Cyberbullying — more than "mean girls"

Wednesday, May 28, 2014

There is no place to hide. The Internet and mobile phones have extended bullying beyond the schoolyard. Cyberbullying uses digital or electronic media to send aggressive messages, such as threats, harassment or rumors. Given the growing popularity and ubiquity of cell phones and the Internet, cyberbullying can attack in areas previously safe from traditional bullying. Victimization occurs anytime, anywhere.

Cyberbullying sparked media attention in dramatic, high-profile cases in which victims of online harassment committed suicide. Some were even mocked after their deaths through social media. These stories raise awareness of dramatic cases. But they overlook the dangers of minor, daily, mundane incidents — teasing, name calling, taunts that have a corrosive impact on victims’ quality of life.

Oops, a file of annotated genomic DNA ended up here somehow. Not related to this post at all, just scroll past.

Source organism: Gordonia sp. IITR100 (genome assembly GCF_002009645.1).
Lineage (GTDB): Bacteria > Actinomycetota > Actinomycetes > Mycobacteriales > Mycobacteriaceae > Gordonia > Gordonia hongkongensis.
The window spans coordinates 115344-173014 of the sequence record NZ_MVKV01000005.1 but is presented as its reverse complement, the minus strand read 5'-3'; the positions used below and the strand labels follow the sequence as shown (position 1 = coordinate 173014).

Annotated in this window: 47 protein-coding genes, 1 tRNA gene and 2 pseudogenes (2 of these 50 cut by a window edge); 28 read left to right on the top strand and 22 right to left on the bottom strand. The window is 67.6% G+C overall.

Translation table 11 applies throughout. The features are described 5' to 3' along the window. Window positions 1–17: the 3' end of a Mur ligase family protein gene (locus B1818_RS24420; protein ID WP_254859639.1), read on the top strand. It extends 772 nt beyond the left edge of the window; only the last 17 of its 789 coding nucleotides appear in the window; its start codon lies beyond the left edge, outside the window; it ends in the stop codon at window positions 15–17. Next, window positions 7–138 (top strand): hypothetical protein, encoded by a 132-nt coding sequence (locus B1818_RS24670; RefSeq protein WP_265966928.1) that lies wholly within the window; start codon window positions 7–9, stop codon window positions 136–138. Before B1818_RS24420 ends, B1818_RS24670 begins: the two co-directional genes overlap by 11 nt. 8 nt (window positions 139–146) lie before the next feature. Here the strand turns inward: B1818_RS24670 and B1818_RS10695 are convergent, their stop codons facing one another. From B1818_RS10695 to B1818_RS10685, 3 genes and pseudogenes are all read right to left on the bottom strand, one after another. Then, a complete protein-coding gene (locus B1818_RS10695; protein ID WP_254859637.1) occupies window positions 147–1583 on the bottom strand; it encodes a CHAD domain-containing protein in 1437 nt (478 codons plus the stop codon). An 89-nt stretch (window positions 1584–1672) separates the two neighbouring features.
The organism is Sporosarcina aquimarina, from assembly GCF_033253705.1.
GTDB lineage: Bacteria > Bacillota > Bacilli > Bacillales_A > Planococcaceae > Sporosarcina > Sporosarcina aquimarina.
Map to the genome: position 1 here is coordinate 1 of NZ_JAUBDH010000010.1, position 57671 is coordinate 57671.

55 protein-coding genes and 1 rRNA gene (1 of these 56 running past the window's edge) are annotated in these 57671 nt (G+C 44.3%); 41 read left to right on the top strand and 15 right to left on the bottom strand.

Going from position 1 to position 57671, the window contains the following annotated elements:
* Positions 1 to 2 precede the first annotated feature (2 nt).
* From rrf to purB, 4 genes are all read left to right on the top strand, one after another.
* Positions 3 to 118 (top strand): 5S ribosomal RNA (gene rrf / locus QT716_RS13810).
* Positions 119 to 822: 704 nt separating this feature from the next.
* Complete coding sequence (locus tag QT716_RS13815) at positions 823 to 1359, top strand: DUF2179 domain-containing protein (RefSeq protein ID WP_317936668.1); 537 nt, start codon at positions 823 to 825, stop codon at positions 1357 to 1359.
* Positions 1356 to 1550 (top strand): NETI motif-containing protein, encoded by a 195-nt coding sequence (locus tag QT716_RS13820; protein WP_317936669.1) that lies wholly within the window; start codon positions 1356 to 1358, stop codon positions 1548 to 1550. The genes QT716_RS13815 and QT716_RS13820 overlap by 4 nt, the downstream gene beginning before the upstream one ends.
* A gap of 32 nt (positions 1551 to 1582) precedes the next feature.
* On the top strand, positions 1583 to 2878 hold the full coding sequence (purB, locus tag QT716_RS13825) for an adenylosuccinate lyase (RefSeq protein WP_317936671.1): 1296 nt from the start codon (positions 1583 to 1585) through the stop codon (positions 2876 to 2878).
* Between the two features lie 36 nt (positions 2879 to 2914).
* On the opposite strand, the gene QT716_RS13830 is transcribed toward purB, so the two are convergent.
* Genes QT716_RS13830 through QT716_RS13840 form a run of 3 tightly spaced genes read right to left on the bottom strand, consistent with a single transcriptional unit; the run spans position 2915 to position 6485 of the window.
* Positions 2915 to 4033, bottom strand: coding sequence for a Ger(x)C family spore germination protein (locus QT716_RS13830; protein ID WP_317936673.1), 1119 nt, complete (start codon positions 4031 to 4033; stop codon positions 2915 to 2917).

More than 90 percent of teens are Internet users; three-quarters own a cell phone. The average teenager spends as much as seven hours each day using media or technology, including TV, games or a computer — plus 90 minutes texting or talking on the phone.

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